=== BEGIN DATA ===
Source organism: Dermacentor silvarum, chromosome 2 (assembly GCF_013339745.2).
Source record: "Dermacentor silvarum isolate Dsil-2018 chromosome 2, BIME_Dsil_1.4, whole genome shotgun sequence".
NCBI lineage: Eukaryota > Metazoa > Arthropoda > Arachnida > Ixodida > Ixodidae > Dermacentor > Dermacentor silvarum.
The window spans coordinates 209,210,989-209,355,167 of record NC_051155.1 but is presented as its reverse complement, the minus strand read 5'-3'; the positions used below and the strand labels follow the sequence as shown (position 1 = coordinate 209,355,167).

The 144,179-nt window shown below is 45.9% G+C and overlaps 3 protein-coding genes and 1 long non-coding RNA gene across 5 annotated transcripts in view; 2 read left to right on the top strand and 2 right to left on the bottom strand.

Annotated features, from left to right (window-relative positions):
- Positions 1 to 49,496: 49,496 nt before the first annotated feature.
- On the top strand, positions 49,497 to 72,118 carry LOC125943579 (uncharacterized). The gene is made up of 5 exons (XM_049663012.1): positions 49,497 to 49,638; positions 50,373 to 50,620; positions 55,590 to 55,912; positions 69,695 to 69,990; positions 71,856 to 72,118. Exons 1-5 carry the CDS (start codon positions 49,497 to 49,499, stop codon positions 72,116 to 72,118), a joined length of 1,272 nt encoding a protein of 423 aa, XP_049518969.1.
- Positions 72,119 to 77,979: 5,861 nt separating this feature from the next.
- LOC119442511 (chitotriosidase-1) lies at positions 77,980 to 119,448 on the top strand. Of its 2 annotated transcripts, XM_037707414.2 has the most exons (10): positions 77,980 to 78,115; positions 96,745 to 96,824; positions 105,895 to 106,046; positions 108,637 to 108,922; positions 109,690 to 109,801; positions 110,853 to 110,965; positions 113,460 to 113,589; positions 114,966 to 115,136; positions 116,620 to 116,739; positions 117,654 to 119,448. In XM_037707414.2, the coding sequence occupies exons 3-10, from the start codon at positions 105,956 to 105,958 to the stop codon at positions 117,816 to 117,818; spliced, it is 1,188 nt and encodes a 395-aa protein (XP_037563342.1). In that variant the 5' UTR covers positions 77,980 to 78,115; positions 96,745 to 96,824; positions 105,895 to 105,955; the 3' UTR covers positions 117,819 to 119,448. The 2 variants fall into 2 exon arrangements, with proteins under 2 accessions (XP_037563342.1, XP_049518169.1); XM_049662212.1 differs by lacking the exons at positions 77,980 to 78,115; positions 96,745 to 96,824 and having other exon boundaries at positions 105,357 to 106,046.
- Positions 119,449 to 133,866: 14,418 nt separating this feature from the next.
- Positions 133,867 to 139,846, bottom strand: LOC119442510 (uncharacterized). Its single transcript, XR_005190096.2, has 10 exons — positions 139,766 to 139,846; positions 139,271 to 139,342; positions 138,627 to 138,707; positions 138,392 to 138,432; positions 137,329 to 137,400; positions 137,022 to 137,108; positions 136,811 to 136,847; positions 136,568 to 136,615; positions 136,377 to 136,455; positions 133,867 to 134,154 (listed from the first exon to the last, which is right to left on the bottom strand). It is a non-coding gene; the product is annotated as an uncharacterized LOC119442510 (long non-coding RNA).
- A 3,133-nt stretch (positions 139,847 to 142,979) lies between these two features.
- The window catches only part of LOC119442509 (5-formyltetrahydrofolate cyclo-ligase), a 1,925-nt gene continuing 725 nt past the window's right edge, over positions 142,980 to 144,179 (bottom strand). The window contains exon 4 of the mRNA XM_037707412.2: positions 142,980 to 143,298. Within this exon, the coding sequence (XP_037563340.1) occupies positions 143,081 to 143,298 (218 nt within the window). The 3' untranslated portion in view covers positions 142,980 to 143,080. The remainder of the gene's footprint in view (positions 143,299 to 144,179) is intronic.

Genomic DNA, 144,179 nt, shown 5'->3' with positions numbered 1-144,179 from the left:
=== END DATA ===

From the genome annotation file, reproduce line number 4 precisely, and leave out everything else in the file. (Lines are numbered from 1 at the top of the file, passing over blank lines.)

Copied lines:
The window spans coordinates 209,210,989-209,355,167 of record NC_051155.1 but is presented as its reverse complement, the minus strand read 5'-3'; the positions used below and the strand labels follow the sequence as shown (position 1 = coordinate 209,355,167).